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Shade Loving

A shady garden is a delight to be in when it is embraced for what it is and cared for...shade is good!


Shady areas are some of the toughest spots for gardeners.  Partly, I expect, it’s because some gardeners have unrealistic expectations.  I suggest that anyone who is unhappy with their shady garden change their perspective and work with what they got!

I consider a spot shady if it receives about three to four hours of sun or less, often facing east or north-east.  Since most of us live on small residential lots there are many shady spots against house and garage walls, fences, in between buildings and under larger plants like trees and hedges.
 
First thing to realize about a shady garden is that you’ll never be able to grow saucer-sized blooms like dahlias!  Plants like roses, lavender and other sun-lovers need at least 6 - 8 hours of sun.  Flowering shrubs that do well in part-shade and have showy blooms include Hydrangea, Camellia and Rhododendron.  

Also, instead of just focusing on big, colorful flowers, think of getting color and interest through the leaves of the plant.  For instance, look for plants that have variegated leaves like Variegated Lily Turf (Liriope muscari ‘Variegata) or colorful leaves as in Chinese Fringe Flower (Loropetalum chinense cultivars.)

Although this may seem obvious, nurseries organize plants by shade and sun.  If you are looking for shade-loving plants, go to the areas of the nursery that are covered by an awning or other shade structure.  This is where you should be selecting plants.

Regular irrigation is also a must for shade.  Most shade plants originate in areas next to waterways like creeks with overhead vegetation.  But you can find shade plants that need less water, a little research has to be done by asking your nursery-person or looking it up online.

A shady garden is a delight to be in when it is embraced for what it is and cared for...shade is good!

Here are some of my favorite plants for shade or part-shade:
- Hydrangea quercifolia ‘Alice’ (Oak-leaf Hydrangea) - This shrub gets large, about 4-5’ tall and 5-6’ wide.  Large, off-white blooms with great red fall color.
- Lamium ‘White Nancy’ - A groundcover with lovely silver and green leaves.
- Heuchera ‘Ameythst Mist’ (Coral Bells) - pretty plum leaves with silver
- Campanula species (Bellflower) - Another groundcover; there are many types out there but most have lovely blue-purple flowers.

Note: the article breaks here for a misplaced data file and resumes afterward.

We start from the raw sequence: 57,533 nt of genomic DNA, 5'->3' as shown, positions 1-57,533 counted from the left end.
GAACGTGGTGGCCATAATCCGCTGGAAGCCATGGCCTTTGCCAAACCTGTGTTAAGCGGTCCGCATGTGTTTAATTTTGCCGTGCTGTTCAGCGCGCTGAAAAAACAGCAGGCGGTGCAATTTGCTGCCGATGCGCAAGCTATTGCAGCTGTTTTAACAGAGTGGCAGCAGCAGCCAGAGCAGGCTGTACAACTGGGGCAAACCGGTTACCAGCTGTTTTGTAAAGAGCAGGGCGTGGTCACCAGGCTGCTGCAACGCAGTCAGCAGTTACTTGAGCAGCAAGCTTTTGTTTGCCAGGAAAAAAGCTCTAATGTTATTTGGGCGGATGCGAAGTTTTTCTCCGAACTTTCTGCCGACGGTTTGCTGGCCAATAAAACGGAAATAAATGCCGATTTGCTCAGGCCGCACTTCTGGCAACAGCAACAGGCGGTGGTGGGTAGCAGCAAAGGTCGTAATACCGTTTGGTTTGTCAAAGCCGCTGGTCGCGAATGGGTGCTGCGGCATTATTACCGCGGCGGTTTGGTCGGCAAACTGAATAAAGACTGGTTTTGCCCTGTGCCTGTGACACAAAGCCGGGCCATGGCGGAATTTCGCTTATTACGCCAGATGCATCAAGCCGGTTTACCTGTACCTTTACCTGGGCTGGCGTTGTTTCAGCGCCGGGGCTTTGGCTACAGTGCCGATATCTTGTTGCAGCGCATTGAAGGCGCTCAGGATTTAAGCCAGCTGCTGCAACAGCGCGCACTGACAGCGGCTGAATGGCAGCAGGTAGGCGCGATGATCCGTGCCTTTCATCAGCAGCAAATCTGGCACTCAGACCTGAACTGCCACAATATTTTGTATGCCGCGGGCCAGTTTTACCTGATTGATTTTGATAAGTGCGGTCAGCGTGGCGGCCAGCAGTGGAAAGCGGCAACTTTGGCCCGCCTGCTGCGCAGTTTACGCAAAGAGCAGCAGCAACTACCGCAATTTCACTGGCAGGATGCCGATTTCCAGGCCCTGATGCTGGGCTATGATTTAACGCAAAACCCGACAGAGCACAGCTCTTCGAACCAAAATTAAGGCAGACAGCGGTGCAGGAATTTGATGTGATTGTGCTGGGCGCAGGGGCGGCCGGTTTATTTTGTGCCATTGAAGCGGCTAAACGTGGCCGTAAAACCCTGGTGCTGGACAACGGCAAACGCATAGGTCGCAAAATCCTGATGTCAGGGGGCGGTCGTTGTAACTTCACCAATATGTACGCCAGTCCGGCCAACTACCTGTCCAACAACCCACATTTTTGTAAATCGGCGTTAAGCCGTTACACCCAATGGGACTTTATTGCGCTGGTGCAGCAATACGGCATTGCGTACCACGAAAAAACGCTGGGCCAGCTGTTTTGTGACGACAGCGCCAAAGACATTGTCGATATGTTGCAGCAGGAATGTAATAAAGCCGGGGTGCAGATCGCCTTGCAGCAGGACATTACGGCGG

- Dicksonia antarctica (Tasmanian Tree Fern) - If you need some soft height in a garden this is the plant for you.  
- Ophiopogon planiscapus ‘Nigrescens’ (Black Mondo Grass) - For the more adventurous gardener, this a fun plant; it looks like thick black grass. Try it with Lamium and enjoy the contrast! 

This post is contributed by a community member. The views expressed in this blog are those of the author and do not necessarily reflect those of Patch Media Corporation. Everyone is welcome to submit a post to Patch. If you'd like to post a blog, go here to get started.

Johnny C. June 19, 2012 at 05:50 PM
Thank you for the shade garden info ! I will take this to my nursery of choice,Regan's and pick up some new plants for my Gran's shade garden ! I know she will appreciate the extra color there. Thanks again !
Nadja Adolf June 20, 2012 at 05:49 AM
There are native plants, including Mahonia, that work well in shade and require very little water compared to exotics. I expect this post to be removed, as was my last comment on this because growing native plants rather than Mediterranean exotics, isn't popular.
Johnny C. June 20, 2012 at 06:11 AM
Nadja, I have used Mahonia as hedging before ! Does so well in the shade/ clay soil here- Thanks !
Angele Sweet June 20, 2012 at 02:21 PM
Hi Nadja, I didn't know a comment was removed; I am sorry about this as I would have liked to respond. I am a fan of native plants too. I also have Mahonia in my garden as well as Heuchera maxima, Cercis occidentalis and yerba buena among others. Natives just fit into our gardens naturally without much fuss. Thanks for posting.
Tom Abate June 20, 2012 at 05:16 PM
I just noticed the comment removal discussion. It must have been a system error. I did not do it (as the editor). Sorry, Nadja. It was certainly nothing about what you said.

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